The giant stairway space, called the Townhall, is akin to an office in that it has a lot of ambient light floating around, there were other issues to overcome too says Møller, like how to deal with the audio. “They can’t close the light. It has to work as a testing site but also an office/gathering space. It is a very dynamic working space, with people switching desks every day. This is why the architect came up with the huge staircase, so they can use it and have meetings on the staircase, but also move images to a big screen if they want to. We had some calculations to do to settle the uniformity of the audio for both floors. Using WAVE we had to calculate the tweeter system to work 15-degrees downwards to have the right coverage. We had to cover two floors in one big room. I wanted to have the smoothest, most linear frequency response, so we built a special box to mount the speakers in. When the (acoustically transparent) Draper projection screen comes down it goes in front of the speakers.”
All the audio and projector tests were done on-site, but as Møller says, that wasn’t the end of changes being made. “In real life when you put furniture in the room the audio changes, we made preparations to put more speakers in so we could adjust the side speakers for the surround system, but actually we didn’t need to. If 200 people are sitting in the room, the acoustics change completely. A normal room is square shape, here you have lots of different angles.”
In the Townhall space all of the AV is hidden away, the projector is housed in a custom-built (and designed by Green-AV) soundproof box, built 25-metres from the screen in the back wall of the staircase. To help aid a collaborative way of working when the Townhall is well attended Green AV specified Catchbox throwable microphones and Sennheiser broadcast microphones, which are also used when the space is used for press conferences.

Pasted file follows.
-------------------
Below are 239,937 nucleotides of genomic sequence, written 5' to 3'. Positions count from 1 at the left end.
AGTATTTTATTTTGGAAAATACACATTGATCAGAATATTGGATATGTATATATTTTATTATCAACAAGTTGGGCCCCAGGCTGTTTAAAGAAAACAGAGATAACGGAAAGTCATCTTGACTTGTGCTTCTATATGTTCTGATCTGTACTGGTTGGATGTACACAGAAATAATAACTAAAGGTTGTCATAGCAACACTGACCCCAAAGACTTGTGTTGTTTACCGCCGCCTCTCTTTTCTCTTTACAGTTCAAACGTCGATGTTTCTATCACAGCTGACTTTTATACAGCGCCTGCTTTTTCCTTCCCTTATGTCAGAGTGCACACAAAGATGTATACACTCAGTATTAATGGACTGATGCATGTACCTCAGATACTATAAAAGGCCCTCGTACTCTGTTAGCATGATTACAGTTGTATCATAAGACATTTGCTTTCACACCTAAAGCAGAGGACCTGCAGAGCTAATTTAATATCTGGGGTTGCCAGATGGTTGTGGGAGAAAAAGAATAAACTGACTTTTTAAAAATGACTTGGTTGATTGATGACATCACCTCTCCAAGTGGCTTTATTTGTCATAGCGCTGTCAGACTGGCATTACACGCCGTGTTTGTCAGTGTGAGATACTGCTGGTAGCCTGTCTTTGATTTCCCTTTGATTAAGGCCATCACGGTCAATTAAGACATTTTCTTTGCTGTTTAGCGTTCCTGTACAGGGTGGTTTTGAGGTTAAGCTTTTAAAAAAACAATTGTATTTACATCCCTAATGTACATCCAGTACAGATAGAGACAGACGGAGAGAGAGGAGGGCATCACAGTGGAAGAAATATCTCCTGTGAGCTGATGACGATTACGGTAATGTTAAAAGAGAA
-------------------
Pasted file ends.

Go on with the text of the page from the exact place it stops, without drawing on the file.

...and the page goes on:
“There was a lot of collaboration in the whole project between the different parties,” says Møller. “We all worked together on the sound isolation material and the projector box, on that we worked with the sound ventilation people because we had to move a certain amount of air around, so they had to design a new ventilation system to allow this to happen. The projector is really noisy, so it had to sit in a box.”
Although the Townhall is the centerpiece of the project, Green AV also installed 10 meeting rooms and some game testing rooms too. In the meeting rooms there is 85-in and 65-in LG displays, LifeSize videoconferencing, Extron switchers, Evoko room booking system and Neets Echo control panels. The testing rooms feature a mix of 65-in and 43-in LG displays, M&K Sound loudspeakers and Extron amplifiers.
The rooms were designed to be as wireless as possible, which creates its own challenges says Møller. “It was a very exciting project because of wireless, but that gave us some problems. In the smaller Hitman room we had a problem with noise on the screen, we played around with cable length, but in the end it turned out to be a PowerPoint problem. When you embedded a video in PowerPoint something happened with the graphics card, I hadn’t seen that before.”
Green AV also supplied streaming to the installation, Extron SMP351 streaming and recording processor and Sony pan/tilt cameras can live stream and also record events.
The whole project took three months from start to finish to complete, and Møller is very proud of the results, especially of some parts which may not be noticeable to many of its users, “I spent a lot of time designing the projector box, and calculating the projectors back axis. A lot of this project wasn’t normal! It gave me grey hairs, and I often lived there!”
BSS BLU100 DSP matrix
DPA 4088 headset
Procella surround sound loudspeakers and amplifiers
Sennheiser EW-300 and EW-345 microphones
Barco DP2K20C digital cinema projector
Draper motorised tab-tensioned screen
Evoko Liso room booking system
Extron SMP351 streaming processor and SW4 HD 4K switcher
LG 65UH5B and 84WS70 displays
Lifesize Icon 800 and Icon 400 videoconferencing
Neets Echo keypad control system